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Medium and Being Your Own Platform

Glenn Fleishman responded very well to my semi-controversial tweet about Medium from the other day:

I’ve written a few things on Medium (not paid) because I liked the experience of their writing tools, their statistics, and their reach. I think two of the three items I wrote became featured and had several thousand reads. It’s a wonderful way to write and a wonderful place to post.

But it’s not mine. It’s theirs.

Bingo.

You can use someone else’s software, but still have your own “platform”, if you’re hosting it from a domain name you control and are able to easily take your content and traffic with you to another tool or host at any time. You don’t need to go full-Stallman and build your own blogging engine from scratch on a Linux box in your closet — a Tumblr, Squarespace, or WordPress blog is perfectly fine if you use your own domain name and can export your data easily.

It’s unclear what Medium’s plans are,1 but so far, it looks like they’re going slightly more for the content business than the publishing-tool business. That’s why “Medium” is the prominent brand everywhere — the URLs, the layouts, the titles — instead of quietly settling for a little “powered by” in the footer and letting the author keep all of the attention.

Treat places like Medium the way you’d treat writing for someone else’s magazine, for free. It serves the same purpose: your writing gets to appear in a semi-upscale setting and you might temporarily get more readers than you would elsewhere, but you’re giving up ownership and a lot of control to get that.

Whether it’s worthwhile to you should depend on whether you want to establish yourself as a writer, whether you want to get paid for it in some form, and whether you can get an audience elsewhere on your own. Plenty of people can answer “no” to all three, especially if they do something else extremely time-consuming for a living and want an occasional place to write, but don’t have the time or inclination to try building regular audiences or become known for their writing. People who sometimes want to write, but never want to become even part-time writers.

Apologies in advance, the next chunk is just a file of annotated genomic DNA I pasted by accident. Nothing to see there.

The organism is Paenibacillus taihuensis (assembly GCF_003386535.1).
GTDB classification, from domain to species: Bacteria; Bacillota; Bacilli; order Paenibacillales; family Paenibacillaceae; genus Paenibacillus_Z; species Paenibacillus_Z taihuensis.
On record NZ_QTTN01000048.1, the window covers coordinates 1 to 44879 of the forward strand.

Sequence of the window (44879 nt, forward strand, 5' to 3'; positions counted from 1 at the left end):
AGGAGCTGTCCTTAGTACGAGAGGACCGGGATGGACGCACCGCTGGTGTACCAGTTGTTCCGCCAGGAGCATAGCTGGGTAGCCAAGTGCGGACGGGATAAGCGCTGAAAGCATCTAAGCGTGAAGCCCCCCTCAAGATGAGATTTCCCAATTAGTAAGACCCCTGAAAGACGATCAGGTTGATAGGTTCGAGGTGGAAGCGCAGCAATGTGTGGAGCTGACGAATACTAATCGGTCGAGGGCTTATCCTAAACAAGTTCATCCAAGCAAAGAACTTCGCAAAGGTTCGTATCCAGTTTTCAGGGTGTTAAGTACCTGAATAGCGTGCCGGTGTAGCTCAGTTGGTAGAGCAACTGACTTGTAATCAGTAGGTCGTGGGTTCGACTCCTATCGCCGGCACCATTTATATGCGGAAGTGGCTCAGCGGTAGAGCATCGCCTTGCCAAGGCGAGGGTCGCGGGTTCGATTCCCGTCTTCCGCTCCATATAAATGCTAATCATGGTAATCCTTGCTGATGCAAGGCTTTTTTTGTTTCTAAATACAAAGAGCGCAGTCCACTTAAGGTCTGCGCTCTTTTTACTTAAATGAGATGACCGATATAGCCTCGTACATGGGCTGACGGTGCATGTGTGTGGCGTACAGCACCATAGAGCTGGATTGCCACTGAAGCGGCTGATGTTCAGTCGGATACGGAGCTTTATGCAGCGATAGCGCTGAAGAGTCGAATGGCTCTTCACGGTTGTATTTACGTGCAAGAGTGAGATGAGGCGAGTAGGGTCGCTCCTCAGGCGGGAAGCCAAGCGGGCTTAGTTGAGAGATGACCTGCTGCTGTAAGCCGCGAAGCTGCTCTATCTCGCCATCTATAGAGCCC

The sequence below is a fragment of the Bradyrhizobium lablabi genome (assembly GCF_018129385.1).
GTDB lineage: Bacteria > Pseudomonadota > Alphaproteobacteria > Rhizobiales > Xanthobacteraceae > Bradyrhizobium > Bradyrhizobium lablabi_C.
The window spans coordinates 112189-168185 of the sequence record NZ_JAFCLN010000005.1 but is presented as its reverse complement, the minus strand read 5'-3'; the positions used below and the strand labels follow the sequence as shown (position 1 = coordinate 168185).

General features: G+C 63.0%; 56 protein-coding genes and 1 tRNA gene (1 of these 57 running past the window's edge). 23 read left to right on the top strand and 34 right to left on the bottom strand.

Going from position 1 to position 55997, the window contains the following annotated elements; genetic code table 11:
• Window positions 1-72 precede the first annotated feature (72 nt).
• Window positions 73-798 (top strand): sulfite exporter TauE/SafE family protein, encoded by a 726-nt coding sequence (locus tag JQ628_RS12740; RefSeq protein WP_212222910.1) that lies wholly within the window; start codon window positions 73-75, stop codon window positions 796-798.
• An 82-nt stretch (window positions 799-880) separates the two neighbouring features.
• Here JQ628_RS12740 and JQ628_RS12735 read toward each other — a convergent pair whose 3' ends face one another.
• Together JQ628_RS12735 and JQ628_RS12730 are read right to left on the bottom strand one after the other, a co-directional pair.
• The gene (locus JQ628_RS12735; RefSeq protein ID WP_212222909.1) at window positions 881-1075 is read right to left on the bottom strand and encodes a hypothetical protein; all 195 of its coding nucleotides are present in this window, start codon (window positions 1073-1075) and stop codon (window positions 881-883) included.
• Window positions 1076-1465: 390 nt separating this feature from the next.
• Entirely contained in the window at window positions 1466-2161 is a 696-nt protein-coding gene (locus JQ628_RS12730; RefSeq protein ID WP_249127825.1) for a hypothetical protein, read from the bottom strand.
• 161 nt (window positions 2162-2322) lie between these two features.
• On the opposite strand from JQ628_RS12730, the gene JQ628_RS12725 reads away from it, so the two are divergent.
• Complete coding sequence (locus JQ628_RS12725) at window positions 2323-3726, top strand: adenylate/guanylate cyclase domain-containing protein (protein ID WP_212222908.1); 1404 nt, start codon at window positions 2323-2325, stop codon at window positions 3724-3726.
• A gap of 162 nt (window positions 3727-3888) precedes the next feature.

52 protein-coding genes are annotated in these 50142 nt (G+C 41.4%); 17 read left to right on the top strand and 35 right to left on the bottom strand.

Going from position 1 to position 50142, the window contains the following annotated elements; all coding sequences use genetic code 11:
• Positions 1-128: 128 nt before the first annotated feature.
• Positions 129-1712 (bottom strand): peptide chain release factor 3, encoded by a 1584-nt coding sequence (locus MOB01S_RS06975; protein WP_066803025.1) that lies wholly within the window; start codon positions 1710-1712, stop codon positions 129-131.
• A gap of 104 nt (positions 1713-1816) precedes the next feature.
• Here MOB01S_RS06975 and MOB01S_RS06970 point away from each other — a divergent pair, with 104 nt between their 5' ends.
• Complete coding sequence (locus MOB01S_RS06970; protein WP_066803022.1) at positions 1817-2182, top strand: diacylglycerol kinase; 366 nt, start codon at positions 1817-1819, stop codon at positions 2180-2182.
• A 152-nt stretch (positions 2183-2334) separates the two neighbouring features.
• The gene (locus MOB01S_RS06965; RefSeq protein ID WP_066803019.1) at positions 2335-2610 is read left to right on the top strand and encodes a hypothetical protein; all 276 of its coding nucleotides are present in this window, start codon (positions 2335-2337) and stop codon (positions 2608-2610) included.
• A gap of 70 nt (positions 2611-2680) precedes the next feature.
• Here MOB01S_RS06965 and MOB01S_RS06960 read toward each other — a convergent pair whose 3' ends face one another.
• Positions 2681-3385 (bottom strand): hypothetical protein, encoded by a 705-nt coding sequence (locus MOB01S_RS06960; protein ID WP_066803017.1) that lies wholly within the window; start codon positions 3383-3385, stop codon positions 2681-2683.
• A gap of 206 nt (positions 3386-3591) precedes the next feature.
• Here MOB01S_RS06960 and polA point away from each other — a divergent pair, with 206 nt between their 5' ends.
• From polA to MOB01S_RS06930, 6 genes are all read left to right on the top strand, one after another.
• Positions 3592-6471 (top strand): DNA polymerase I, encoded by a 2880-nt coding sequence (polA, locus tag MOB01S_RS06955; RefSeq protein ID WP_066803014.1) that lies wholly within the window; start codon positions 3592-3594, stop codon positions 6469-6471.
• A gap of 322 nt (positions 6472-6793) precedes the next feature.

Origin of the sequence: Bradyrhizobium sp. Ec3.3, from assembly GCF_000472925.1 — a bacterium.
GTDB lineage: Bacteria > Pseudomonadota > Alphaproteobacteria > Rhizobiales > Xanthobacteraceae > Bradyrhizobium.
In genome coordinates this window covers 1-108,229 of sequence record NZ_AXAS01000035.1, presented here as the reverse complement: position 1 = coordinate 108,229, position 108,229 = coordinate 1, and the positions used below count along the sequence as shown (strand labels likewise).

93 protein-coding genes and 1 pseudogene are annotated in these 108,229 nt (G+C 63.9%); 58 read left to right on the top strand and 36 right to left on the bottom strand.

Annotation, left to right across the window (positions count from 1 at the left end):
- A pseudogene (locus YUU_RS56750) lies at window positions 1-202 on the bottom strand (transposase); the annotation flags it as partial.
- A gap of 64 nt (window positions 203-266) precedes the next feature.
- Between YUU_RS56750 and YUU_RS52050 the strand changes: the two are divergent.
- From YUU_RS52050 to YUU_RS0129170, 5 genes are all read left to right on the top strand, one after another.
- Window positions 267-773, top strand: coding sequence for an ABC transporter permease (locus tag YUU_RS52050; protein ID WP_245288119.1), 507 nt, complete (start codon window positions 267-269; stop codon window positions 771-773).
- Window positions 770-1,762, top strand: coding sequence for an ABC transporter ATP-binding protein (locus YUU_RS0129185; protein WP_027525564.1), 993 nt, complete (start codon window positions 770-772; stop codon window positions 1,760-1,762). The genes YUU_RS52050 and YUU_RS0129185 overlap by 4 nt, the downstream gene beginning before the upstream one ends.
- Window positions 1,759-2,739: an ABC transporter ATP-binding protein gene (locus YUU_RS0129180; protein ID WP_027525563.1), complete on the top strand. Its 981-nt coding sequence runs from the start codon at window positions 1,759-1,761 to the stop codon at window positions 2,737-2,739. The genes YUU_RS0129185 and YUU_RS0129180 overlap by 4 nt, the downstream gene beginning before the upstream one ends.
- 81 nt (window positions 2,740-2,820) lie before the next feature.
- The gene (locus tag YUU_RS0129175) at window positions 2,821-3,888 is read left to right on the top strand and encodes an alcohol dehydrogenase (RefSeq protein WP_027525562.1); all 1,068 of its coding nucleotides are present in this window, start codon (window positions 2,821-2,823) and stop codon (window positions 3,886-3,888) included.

But if the answer to any of those questions is “yes”, and you have any aspirations of building your own audience, you should consider whether it’s wise to invest your time and writing in someone else’s platform for free.


  1. It’s also unclear how Medium will scale. So far, author registration is by invitation only, so they’re artificially keeping the number of posts low and the average quality relatively high. But a business like this, by these people, is intended and expected to grow, and it’s only a matter of time before we learn what that means.

    Their editorial-focused, magazine-like structure will face significant growing pains if they open it up further, and much of its current appeal — the moderately-sized audience that each post can get — will dwindle if there are a lot more posts competing for attention.

    It will also face a problem I’m familiar with: If the plan is to grow frontpage traffic and be more like a magazine, what kind of magazine is Medium? What’s it about? Who’s it for? And if they narrow the focus enough to make that easier to answer, who gets left out? 

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